Natural Health Product-Drug Interactions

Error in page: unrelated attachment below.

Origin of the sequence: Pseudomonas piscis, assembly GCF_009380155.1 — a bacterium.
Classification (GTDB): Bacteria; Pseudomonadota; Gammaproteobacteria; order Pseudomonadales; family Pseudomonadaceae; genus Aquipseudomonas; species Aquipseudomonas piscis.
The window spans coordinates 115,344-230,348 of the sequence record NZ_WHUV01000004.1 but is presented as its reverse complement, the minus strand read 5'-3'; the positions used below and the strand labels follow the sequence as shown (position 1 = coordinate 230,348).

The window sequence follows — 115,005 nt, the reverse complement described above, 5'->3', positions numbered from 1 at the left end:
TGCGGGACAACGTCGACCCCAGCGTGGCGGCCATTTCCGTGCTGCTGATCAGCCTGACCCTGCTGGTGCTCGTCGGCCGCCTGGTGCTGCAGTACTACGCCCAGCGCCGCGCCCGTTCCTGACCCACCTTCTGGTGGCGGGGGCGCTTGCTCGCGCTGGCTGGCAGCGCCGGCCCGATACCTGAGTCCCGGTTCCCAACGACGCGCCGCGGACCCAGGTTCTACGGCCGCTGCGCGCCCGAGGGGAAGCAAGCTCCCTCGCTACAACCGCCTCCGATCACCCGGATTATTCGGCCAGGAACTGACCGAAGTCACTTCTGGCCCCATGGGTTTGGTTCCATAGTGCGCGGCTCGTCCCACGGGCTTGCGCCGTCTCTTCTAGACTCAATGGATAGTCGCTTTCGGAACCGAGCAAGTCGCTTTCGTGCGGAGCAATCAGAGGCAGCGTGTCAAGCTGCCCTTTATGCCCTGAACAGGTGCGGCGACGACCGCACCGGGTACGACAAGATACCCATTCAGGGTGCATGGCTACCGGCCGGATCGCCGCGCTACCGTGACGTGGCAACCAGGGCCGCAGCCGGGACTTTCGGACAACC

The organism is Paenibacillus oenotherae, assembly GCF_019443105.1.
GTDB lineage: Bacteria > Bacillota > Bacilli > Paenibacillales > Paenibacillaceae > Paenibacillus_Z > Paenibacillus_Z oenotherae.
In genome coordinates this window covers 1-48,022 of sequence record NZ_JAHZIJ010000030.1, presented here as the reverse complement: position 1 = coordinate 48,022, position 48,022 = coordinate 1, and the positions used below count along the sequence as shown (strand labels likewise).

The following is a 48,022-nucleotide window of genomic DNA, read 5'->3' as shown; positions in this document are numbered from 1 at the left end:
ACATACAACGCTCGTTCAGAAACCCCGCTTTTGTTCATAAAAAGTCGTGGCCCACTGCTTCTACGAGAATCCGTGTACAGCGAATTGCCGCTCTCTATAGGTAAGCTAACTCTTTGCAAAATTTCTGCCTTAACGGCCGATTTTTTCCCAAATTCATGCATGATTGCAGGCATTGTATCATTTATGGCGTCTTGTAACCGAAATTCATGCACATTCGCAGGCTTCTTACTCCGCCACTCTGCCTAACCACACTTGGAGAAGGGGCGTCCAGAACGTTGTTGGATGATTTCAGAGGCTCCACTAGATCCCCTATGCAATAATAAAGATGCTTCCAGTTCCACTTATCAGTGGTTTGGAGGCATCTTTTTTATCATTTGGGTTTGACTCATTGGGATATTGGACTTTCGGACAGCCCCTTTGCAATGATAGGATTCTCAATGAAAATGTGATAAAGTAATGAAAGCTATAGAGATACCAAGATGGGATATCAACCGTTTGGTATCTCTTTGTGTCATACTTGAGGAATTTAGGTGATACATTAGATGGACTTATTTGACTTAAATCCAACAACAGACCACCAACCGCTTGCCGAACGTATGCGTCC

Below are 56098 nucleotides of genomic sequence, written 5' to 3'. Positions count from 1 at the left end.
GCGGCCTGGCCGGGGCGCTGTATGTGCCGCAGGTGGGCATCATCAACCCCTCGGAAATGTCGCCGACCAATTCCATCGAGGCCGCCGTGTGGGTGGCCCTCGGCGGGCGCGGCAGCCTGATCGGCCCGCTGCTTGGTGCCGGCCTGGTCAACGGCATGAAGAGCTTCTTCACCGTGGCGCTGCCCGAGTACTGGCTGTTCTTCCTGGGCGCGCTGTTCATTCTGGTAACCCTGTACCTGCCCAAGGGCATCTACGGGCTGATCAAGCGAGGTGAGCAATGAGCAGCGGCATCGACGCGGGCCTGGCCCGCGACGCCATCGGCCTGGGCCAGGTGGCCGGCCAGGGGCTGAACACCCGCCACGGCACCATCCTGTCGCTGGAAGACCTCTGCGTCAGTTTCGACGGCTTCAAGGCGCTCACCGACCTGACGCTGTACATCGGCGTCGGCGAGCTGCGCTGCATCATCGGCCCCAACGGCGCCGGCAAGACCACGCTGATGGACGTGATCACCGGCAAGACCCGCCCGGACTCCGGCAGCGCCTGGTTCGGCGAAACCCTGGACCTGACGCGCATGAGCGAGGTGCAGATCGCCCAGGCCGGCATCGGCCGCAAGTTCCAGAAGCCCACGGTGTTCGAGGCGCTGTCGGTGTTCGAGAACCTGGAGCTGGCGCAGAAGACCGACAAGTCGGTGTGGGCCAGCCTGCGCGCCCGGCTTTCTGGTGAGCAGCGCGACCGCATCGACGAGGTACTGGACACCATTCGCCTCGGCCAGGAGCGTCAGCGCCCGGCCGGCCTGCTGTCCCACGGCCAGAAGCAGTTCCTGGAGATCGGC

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Interactions between natural health products (NHP) and prescription medications are of increasing concern. This paper aims to identify all clinical trials of NHP-drug interactions. To determine the prevalence and outcomes of clinical investigations of NHP-drug pharmacokinetic interactions, electronic databases were searched from inception through March 2004, as well as reference lists from published reports and experts in the field for unpublished studies. Eligible studies were clinical investigations of the interaction between a NHP and the metabolism of a regulated medication in humans. Studies were excluded that only investigated the metabolism of an NHP or examined food-drug or NHP-NHP interactions. Two reviewers selected studies for inclusion and independently extracted data. Forty-seven trials were identified, studying an average of 14 participants/study (95% confidence interval [CI] 11-18), examined drug interactions with 19 different herbal preparations. All trials were pharmacokinetic studies, 41 of healthy volunteers and 6 of patients. Ten different herbal medicines as well as 5 different traditional herbal concoctions were studied. Potentially clinically significant drug interactions were observed with St. John wort (16/24 studies), garlic (2/5 studies), and American ginseng (1 study). Research on NHP-drug interactions is limited in number and scope. With the exception of St. John wort, clinicians and the public do not have information that permits strong inferences about interactions between NHPs and conventional medications.
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